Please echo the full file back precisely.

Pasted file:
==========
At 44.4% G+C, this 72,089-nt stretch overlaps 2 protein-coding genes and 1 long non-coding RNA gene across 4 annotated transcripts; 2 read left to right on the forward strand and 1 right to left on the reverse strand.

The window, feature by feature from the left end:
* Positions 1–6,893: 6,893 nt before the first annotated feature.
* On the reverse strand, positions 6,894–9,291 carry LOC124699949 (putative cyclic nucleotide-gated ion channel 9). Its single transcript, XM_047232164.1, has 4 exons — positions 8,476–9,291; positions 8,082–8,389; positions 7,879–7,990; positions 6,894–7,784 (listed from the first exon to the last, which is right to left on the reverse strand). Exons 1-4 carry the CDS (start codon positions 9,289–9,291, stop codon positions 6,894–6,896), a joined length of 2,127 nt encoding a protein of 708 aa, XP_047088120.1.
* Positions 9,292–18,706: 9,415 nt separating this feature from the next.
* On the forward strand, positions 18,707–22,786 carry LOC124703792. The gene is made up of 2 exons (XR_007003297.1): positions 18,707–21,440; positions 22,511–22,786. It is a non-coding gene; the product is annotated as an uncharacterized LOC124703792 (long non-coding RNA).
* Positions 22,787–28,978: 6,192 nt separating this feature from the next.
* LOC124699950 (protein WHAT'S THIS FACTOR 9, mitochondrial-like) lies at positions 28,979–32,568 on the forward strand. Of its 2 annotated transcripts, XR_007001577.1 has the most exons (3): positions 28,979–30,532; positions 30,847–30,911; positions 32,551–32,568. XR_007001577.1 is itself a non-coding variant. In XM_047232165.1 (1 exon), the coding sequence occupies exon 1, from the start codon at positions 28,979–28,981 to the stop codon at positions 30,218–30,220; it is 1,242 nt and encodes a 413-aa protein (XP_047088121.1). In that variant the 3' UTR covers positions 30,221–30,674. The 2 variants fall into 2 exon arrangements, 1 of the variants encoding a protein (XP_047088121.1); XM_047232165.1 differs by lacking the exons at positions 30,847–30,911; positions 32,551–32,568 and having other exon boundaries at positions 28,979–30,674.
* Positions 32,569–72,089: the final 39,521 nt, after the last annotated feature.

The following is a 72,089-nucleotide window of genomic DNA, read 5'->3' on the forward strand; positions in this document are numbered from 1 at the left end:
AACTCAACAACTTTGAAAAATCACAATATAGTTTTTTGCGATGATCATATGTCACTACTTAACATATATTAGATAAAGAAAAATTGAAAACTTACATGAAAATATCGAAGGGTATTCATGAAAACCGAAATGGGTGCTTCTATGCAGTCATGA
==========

At 44.4% G+C, this 72,089-nt stretch overlaps 2 protein-coding genes and 1 long non-coding RNA gene across 4 annotated transcripts; 2 read left to right on the forward strand and 1 right to left on the reverse strand.

The window, feature by feature from the left end:
* Positions 1–6,893: 6,893 nt before the first annotated feature.
* On the reverse strand, positions 6,894–9,291 carry LOC124699949 (putative cyclic nucleotide-gated ion channel 9). Its single transcript, XM_047232164.1, has 4 exons — positions 8,476–9,291; positions 8,082–8,389; positions 7,879–7,990; positions 6,894–7,784 (listed from the first exon to the last, which is right to left on the reverse strand). Exons 1-4 carry the CDS (start codon positions 9,289–9,291, stop codon positions 6,894–6,896), a joined length of 2,127 nt encoding a protein of 708 aa, XP_047088120.1.
* Positions 9,292–18,706: 9,415 nt separating this feature from the next.
* On the forward strand, positions 18,707–22,786 carry LOC124703792. The gene is made up of 2 exons (XR_007003297.1): positions 18,707–21,440; positions 22,511–22,786. It is a non-coding gene; the product is annotated as an uncharacterized LOC124703792 (long non-coding RNA).
* Positions 22,787–28,978: 6,192 nt separating this feature from the next.
* LOC124699950 (protein WHAT'S THIS FACTOR 9, mitochondrial-like) lies at positions 28,979–32,568 on the forward strand. Of its 2 annotated transcripts, XR_007001577.1 has the most exons (3): positions 28,979–30,532; positions 30,847–30,911; positions 32,551–32,568. XR_007001577.1 is itself a non-coding variant. In XM_047232165.1 (1 exon), the coding sequence occupies exon 1, from the start codon at positions 28,979–28,981 to the stop codon at positions 30,218–30,220; it is 1,242 nt and encodes a 413-aa protein (XP_047088121.1). In that variant the 3' UTR covers positions 30,221–30,674. The 2 variants fall into 2 exon arrangements, 1 of the variants encoding a protein (XP_047088121.1); XM_047232165.1 differs by lacking the exons at positions 30,847–30,911; positions 32,551–32,568 and having other exon boundaries at positions 28,979–30,674.
* Positions 32,569–72,089: the final 39,521 nt, after the last annotated feature.

The following is a 72,089-nucleotide window of genomic DNA, read 5'->3' on the forward strand; positions in this document are numbered from 1 at the left end:
AACTCAACAACTTTGAAAAATCACAATATAGTTTTTTGCGATGATCATATGTCACTACTTAACATATATTAGATAAAGAAAAATTGAAAACTTACATGAAAATATCGAAGGGTATTCATGAAAACCGAAATGGGTGCTTCTATGCAGTCATGA